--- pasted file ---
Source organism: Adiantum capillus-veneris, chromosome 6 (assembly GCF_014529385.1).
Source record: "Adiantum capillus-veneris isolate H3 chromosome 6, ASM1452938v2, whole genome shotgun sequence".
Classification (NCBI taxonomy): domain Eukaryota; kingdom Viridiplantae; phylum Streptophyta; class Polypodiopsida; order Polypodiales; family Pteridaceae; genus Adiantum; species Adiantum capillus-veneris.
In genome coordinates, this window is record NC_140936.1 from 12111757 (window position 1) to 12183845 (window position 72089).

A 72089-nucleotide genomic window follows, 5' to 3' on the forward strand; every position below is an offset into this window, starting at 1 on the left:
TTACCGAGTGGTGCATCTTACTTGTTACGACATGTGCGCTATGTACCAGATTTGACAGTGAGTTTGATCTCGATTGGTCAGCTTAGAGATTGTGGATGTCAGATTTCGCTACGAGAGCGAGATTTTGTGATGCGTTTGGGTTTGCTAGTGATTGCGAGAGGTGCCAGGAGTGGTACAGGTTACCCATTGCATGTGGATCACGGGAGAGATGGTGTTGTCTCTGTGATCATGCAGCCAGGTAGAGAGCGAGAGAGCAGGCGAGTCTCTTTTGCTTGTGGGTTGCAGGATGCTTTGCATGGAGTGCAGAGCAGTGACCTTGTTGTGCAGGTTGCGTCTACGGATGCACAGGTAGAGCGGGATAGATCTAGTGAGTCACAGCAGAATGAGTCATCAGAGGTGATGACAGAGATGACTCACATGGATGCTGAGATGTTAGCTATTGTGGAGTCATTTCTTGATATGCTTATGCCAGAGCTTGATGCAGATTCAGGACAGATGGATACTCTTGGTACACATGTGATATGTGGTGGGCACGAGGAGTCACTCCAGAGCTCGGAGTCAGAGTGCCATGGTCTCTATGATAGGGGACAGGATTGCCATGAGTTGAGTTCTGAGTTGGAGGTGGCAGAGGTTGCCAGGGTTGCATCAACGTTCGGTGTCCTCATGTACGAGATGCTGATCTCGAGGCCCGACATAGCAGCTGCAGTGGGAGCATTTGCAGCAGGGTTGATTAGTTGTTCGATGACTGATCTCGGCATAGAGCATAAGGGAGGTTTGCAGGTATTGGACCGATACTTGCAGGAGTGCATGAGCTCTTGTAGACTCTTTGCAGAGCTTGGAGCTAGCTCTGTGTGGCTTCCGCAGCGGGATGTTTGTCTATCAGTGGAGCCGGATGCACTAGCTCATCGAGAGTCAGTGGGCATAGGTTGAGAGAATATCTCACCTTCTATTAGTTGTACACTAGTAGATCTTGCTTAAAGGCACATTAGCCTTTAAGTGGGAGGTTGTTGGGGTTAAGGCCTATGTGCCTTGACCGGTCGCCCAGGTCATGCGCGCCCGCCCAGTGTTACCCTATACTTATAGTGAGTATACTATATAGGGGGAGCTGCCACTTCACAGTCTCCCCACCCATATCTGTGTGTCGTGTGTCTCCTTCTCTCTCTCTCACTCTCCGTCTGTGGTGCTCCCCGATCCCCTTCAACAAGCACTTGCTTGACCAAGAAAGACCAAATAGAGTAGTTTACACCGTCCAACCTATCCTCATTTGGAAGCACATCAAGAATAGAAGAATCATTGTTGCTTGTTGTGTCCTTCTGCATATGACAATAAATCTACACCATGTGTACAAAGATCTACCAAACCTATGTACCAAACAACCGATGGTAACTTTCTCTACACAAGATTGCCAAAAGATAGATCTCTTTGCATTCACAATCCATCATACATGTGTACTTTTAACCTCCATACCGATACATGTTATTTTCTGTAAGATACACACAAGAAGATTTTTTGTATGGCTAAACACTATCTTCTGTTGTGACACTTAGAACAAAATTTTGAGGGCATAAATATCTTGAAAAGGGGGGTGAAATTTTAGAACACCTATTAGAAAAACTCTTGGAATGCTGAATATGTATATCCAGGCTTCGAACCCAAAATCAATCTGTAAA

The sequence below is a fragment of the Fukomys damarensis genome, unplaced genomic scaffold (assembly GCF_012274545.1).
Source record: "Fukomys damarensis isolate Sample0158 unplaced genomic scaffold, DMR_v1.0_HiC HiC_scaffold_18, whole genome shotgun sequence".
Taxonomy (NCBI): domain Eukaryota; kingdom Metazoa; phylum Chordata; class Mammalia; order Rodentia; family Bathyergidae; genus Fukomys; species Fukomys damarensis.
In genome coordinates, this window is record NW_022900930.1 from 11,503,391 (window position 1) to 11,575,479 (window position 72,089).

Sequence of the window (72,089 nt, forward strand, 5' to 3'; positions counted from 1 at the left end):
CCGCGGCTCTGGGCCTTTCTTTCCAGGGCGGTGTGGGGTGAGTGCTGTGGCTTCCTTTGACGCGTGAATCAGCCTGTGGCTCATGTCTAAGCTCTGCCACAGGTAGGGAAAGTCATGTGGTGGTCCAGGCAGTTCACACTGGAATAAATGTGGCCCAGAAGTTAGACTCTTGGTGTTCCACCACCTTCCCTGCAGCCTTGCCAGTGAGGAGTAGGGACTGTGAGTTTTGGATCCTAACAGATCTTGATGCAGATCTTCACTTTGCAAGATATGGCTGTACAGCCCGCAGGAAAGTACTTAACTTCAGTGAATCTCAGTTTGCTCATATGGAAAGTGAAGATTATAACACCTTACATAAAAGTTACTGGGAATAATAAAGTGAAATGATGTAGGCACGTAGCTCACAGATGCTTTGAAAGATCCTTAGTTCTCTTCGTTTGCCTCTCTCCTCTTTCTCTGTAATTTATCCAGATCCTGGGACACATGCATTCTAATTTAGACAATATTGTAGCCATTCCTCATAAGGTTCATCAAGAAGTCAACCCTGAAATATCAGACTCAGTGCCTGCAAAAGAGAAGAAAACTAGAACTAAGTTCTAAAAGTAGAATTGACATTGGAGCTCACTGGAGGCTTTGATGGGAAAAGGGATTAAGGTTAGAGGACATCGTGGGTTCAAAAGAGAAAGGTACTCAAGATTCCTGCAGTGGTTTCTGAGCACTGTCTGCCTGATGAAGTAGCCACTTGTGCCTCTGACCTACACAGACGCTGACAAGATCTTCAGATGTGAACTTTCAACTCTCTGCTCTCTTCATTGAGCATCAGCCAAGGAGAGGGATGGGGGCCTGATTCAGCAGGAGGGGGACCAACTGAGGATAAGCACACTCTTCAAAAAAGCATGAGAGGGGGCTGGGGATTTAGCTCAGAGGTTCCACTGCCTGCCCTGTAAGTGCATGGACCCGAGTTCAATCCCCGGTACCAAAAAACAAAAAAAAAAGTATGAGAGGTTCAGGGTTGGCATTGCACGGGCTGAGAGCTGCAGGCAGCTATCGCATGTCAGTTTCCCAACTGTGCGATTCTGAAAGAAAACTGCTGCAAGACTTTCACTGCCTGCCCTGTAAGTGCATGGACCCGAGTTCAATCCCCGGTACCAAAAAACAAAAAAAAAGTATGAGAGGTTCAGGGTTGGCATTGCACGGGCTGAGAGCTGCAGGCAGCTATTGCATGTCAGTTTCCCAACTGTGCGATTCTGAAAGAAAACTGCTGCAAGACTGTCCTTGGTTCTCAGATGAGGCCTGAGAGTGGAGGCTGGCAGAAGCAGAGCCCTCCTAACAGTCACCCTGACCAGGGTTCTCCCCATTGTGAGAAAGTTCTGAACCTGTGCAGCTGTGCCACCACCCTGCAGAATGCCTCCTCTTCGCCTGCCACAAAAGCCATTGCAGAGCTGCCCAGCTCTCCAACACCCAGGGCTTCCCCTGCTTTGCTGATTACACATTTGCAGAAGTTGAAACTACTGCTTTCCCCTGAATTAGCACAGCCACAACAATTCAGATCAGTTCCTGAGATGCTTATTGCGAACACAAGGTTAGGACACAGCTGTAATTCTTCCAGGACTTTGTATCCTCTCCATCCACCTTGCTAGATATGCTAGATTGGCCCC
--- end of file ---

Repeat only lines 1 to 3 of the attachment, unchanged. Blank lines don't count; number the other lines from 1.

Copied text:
Source organism: Adiantum capillus-veneris, chromosome 6 (assembly GCF_014529385.1).
Source record: "Adiantum capillus-veneris isolate H3 chromosome 6, ASM1452938v2, whole genome shotgun sequence".
Classification (NCBI taxonomy): domain Eukaryota; kingdom Viridiplantae; phylum Streptophyta; class Polypodiopsida; order Polypodiales; family Pteridaceae; genus Adiantum; species Adiantum capillus-veneris.